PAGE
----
Wednesday, September 28, 2011

A Tribute to Charles Kingsley Barrett

The well-known New Testament exegete C.K. Barrett passed away on August 20th, 2011. He was born on May 4th, 1917 in Manchester. After completion of his doctorate in Cambridge, he was appointed lecturer (1945) and subsequently professor (1958) of Divinity at Durham University, where his spent most of his working life.

Barrett was a highly renowned scholar in the field of the interpretation of the letters of Paul and the Gospel of John. He was a person of outstanding knowledge of the history and languages of Mediterranean at the time of the New Testament. His scholarship attained international prominence. Pope Benedict XVI expressed his appreciation for Barrett’s work in his book: Jesus of Nazareth.

Barrett was a Methodist minister since 1944. His student and friends say that his scientific work and Christian ministry were welded together into a harmonious unity.

From among his numerous publications we highlight the following:
A Commentary on the Epistle to the Romans, London 1957.
From First Adam to Last: A Study in Pauline Theology, London 1962.
The Gospel According to St. John: An Introduction with Commentary and Notes on the Greek Text, London 1965.
A Commentary on the Second Epistle to the Corinthians, London 1973.
The Gospel of John And Judaism, London1975.
A Critical and Exegetical Commentary on the Acts of the Apostles, London 1994.
Jesus and the Word and Other Essays, Princeton, NJ 1995.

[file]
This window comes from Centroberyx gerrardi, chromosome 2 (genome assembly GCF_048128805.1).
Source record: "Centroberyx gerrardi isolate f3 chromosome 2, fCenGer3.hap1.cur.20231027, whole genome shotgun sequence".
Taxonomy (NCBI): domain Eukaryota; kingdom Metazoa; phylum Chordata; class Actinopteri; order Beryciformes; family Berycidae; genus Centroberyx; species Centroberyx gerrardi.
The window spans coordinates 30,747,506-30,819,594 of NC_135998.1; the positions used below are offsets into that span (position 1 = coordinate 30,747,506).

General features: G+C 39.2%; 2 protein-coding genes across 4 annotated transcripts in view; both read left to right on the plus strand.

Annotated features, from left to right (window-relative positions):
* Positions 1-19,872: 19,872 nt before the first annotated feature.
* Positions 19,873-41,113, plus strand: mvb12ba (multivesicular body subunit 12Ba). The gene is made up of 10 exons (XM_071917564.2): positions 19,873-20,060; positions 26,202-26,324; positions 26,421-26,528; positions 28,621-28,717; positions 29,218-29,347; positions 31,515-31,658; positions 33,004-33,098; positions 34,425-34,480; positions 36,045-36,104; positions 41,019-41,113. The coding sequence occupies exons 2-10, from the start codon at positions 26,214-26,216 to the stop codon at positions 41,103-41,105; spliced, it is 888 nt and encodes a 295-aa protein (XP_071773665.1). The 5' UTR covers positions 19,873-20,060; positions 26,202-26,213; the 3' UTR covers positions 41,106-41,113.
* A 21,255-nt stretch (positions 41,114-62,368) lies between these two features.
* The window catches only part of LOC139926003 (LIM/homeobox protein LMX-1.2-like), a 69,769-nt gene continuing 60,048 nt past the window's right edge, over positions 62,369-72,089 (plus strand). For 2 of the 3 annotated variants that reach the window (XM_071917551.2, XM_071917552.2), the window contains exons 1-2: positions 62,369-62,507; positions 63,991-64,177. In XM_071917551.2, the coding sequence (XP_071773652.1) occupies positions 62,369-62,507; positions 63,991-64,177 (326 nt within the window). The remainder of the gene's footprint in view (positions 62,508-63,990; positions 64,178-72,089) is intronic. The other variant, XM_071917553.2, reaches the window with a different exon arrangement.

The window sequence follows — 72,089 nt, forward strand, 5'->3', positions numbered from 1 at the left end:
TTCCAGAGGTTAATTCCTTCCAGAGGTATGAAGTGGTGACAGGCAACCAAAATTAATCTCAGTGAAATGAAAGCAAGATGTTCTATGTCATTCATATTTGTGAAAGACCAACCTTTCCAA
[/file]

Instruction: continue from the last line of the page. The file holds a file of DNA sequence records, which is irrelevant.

Paul: An Introduction to His Thought, London 1996.

Friday, September 23, 2011

Reconciliation in Interfaith Perspective

Jewish, Christian and Muslim Voices


Bieringer R., Bolton D.


Jewish, Christian and Muslim Voices brings together scholars from Jewish, Christian and Islamic backgrounds to discuss the concept of reconciliation from within their respective traditions. These scholars focused on whether a common understanding on reconciliation is possible between the Abrahamic religions. In this volume the papers are arranged in two parts. The first contains generalized studies that approach the topic from a broad perspective. The second presents specialized studies that focus on specific issues like Islamic normalcy, the relationship between forgiveness and ethics or a comparison between Eastern and Western Christianity. The Jewish equivalent of reconciliation is discussed by Adele Reinhartz and Didier Pollefeyt. Reimund Bieringer, Roger Burggraeve, Yves De Maeseneer, David Pratt and Nico Schreurs focus on various aspects of the Christian understanding of reconciliation from many different perspectives. Finally Zeki Saritoprak and David Bolton as well as Marcia Hermansen and Julianne Funk Deckard deal with Muslim equivalents to reconciliation. The various studies brought together represent a great diversity of perspectives on reconciliation. While reconciliation is primarily a Christian concept coming from the Pauline tradition, it is important to see that similar ideas are present in both Judaism and Islam. Though differences remain, the contributions do demonstrate that not only is an Abrahamic trialogue on this subject possible, but that it is beneficial for all involved and that it has undoubted potential for further development.

The book can be acquired on the website of the publisher: Peeters

Thursday, September 1, 2011


The research group Exegesis, Hermeneutics and Theology of the corpus Paulinum and corpus Johanneum
announces an international conference in our Faculty which will take place on October 14-15, 2011 and has as its title:

“Between Hermeneutics and Exegesis: Cases from the Pauline Letters and the Gospel of Mark".

For the complete program please click here.

To register please click here.

We would like to invite you to participate in the conference.

Organizing committee:
Reimund Bieringer
Ma. Marilou Ibita
Dominika Kurek-Chomycz
Emmanuel Nathan
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